This is evident in the circular instrument binnacle and similarly shaped glovebox – easy interchanging for left and right-hand drive Nissan Micra models means lower manufacturing costs.
Another example of smart thinking: the front passenger seat in the Nissan has a ‘flip-up’ base which contains a ‘hidden’ storage bin ideally sized to keep laptops and handbags out of sight while parked.
Behind the wheel of the all-new Nissan Micra, while the steering wheel only adjusts for height (not reach), the seat is height adjustable so we were able to dial-in a reasonable driving position. All-round visibility is excellent and the high, curved roof of the Nissan Micra provided abundant head-room.
Instruments are a stylish combination of speedo/tachometer with trip computer and warning lights displayed to the right. Nissan Micra provides reminder information in its trip computer – you can set it to remind you of important dates like anniversaries, birthdays…oh, and service dates too.
Audio is a single-CD, four-speaker CD system with Bluetooth integration.
Nissan Micra has a 60:40 split fold rear seat and space is amongst the best in the compact segment (also helped by that high roof). Luggage space is 251-litres.
Nissan Micra Exterior & Styling
Longer, wider and lower than its predecessor, the all-new Nissan Micra presents a more up-market, somewhat European look while maintaining the arched roof which is so important for interior space. Even the wheelbase is 20mm longer and this gives the new Nissan Micra both more interior space and a sleeker side view.
At the front, the all-new Nissan Micra sports a European-style two-grille look and large headlights without the bulging-out appearance of the previous model.
The rear has some curves and sculpturing around the hatch and a small roof spoiler – but again considerably tidier than the previous Nissan Micra.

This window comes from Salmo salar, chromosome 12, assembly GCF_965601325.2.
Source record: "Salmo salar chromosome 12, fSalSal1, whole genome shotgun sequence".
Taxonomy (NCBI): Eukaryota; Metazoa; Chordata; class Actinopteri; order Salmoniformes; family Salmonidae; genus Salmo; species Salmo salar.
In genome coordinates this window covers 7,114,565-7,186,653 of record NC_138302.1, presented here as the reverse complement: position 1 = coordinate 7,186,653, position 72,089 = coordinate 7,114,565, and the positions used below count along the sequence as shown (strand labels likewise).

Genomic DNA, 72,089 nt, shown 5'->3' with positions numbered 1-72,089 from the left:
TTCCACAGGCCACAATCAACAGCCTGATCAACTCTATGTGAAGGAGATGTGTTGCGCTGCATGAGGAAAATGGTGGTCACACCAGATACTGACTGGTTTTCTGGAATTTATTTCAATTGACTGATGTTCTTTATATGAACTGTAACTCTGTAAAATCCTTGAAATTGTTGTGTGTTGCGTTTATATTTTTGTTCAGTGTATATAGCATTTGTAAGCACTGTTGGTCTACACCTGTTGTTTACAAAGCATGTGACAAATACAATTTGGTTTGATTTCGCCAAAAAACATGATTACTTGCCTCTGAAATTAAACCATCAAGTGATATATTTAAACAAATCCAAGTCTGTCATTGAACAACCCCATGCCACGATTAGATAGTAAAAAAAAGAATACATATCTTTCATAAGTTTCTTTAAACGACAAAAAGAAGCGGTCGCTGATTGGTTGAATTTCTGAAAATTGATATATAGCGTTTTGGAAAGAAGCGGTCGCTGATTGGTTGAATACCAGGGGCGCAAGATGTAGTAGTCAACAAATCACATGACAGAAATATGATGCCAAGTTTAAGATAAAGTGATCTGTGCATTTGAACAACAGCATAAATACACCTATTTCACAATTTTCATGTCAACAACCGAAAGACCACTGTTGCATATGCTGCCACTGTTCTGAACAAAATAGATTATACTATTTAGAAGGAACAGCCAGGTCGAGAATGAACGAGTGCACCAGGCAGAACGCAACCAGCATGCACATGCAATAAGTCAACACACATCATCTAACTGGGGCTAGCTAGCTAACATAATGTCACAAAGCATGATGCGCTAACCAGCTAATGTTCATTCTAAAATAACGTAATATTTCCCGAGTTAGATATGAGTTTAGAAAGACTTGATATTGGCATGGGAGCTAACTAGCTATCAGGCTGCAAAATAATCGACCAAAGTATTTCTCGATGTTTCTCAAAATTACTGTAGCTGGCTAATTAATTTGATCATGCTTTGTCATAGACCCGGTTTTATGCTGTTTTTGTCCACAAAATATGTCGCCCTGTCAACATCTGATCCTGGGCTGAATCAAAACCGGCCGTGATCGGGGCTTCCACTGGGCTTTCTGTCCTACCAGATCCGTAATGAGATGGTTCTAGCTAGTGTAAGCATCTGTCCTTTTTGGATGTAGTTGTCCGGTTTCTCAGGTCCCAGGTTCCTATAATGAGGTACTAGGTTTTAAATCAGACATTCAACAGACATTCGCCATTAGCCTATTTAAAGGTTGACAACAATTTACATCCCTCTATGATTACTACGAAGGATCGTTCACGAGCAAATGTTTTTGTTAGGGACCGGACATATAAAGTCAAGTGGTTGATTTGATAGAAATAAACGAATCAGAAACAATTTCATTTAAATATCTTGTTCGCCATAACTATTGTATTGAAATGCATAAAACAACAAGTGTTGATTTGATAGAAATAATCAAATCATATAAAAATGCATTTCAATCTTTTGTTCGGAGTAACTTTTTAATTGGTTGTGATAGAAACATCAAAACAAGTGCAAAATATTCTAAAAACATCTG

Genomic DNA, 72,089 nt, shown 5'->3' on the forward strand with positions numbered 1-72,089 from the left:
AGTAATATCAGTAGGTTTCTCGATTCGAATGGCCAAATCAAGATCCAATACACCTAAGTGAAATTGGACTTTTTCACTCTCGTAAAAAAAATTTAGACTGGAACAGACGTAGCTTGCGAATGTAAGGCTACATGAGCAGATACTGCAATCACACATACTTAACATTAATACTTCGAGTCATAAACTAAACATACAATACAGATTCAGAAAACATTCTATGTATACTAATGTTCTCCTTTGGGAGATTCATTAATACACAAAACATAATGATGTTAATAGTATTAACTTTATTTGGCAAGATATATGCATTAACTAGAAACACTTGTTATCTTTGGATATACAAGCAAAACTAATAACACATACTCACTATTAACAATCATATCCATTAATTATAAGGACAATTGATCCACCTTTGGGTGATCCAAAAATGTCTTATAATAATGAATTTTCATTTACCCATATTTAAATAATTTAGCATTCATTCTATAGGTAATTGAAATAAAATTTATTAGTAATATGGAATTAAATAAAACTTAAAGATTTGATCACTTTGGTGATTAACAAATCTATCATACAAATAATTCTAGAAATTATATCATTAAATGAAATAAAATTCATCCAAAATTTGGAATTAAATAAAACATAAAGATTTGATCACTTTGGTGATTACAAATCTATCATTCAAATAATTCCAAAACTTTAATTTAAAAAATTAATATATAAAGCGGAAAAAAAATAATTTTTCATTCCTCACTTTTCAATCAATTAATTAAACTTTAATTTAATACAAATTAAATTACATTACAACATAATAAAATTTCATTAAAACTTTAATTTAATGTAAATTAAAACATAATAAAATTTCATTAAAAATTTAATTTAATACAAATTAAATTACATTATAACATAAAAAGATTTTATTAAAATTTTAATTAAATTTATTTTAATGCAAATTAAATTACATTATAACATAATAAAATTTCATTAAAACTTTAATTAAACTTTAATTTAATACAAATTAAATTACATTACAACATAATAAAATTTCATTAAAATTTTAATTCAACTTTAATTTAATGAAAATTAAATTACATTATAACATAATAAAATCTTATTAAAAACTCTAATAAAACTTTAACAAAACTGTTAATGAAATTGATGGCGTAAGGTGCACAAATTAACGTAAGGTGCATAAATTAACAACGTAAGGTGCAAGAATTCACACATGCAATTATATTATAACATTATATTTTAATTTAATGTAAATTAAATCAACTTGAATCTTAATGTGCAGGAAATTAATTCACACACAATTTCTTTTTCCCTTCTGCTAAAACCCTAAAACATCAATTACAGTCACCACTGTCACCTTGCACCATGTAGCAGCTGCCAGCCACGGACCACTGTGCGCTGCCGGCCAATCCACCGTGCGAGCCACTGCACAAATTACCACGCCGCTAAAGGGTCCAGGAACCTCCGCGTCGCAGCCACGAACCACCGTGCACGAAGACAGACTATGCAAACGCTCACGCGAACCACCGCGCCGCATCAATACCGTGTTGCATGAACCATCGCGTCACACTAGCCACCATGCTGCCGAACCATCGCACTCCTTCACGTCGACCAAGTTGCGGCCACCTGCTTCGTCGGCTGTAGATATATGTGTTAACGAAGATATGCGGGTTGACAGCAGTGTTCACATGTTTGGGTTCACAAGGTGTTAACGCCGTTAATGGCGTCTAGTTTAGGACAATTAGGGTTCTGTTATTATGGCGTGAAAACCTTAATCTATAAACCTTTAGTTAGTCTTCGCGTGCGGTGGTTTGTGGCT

Nissan Micra is available in a wide range of 10 exterior colours (all named after cities). However only two of them (Barcelona Red and Geneva White) are non-metallic so the other eight colours will set you back extra dollars.
Nissan Micra On The Road
Nissan pulled as masterstroke by mapping our drive route in an around Melbourne’s CBD – because the reality is this is the sort of environment where the Nissan Micra will primarily be driven.
Another masterstroke was a first-up ‘Nissan Micra Motorkhana’ on the top two floors of the Harbour Town shopping mall. This perfectly illustrated the benefits of Nissan Micra’s best-in-class 4.5-metre turning circle. Or putting it another way: if you can’t reverse park the new Nissan Micra, you should hand-in your drivers’ licence.
In all circumstances, all Nissan Micra models we tested performed admirably with good levels of comfort and balance. Tyre noise over cobblestones and on concrete roads was impressively low.
Our options were limited for any real speed (that will have to wait for our full test) but through the twists around the Yarra River, the Nissan Micra felt impressively connected.
Nissan Micra Challenges
A few times over cobblestones and tram track crossings, the Nissan Micra was a tad noisy around the front suspension.
And to us, it’s a mystery why such a brilliant compact car, destined for sale around the globe, isn’t offered with a diesel engine.
Nissan Micra Verdict
Nissan’s enigmatic CEO Carlos Ghosn famously once said: “There’s nothing wrong with any car company that great product won’t fix”. And that’s the story with the all-new Nissan Micra - another well thought-out, clever, sharply-priced, competent car from Nissan.
Nissan Micra The Competition
Nissan Micra Likes:
Great styling job inside and out; excellent quality; maneuverability; value
Nissan Micra Dislikes:
Some suspension noise over bumps; why no diesel?